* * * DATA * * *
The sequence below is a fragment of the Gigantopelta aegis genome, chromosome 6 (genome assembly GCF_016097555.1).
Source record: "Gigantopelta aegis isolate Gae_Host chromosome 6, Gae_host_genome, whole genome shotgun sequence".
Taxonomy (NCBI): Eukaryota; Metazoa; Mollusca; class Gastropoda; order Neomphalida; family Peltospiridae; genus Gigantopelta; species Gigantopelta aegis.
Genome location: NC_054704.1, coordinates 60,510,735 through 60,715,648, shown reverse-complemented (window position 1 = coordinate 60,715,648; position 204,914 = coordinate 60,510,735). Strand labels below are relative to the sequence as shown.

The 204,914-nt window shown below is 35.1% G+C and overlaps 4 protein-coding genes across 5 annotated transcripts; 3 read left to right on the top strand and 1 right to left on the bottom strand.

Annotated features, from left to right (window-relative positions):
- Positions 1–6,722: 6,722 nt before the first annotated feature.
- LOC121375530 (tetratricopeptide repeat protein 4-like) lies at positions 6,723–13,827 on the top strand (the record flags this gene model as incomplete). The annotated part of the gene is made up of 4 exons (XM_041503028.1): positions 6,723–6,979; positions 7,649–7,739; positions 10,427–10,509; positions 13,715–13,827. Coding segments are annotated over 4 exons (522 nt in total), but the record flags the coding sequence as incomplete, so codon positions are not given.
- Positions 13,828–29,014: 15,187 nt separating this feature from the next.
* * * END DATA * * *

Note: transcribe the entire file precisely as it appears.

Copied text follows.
The sequence below is a fragment of the Gigantopelta aegis genome, chromosome 6 (genome assembly GCF_016097555.1).
Source record: "Gigantopelta aegis isolate Gae_Host chromosome 6, Gae_host_genome, whole genome shotgun sequence".
Taxonomy (NCBI): Eukaryota; Metazoa; Mollusca; class Gastropoda; order Neomphalida; family Peltospiridae; genus Gigantopelta; species Gigantopelta aegis.
Genome location: NC_054704.1, coordinates 60,510,735 through 60,715,648, shown reverse-complemented (window position 1 = coordinate 60,715,648; position 204,914 = coordinate 60,510,735). Strand labels below are relative to the sequence as shown.

The 204,914-nt window shown below is 35.1% G+C and overlaps 4 protein-coding genes across 5 annotated transcripts; 3 read left to right on the top strand and 1 right to left on the bottom strand.

Annotated features, from left to right (window-relative positions):
- Positions 1–6,722: 6,722 nt before the first annotated feature.
- LOC121375530 (tetratricopeptide repeat protein 4-like) lies at positions 6,723–13,827 on the top strand (the record flags this gene model as incomplete). The annotated part of the gene is made up of 4 exons (XM_041503028.1): positions 6,723–6,979; positions 7,649–7,739; positions 10,427–10,509; positions 13,715–13,827. Coding segments are annotated over 4 exons (522 nt in total), but the record flags the coding sequence as incomplete, so codon positions are not given.
- Positions 13,828–29,014: 15,187 nt separating this feature from the next.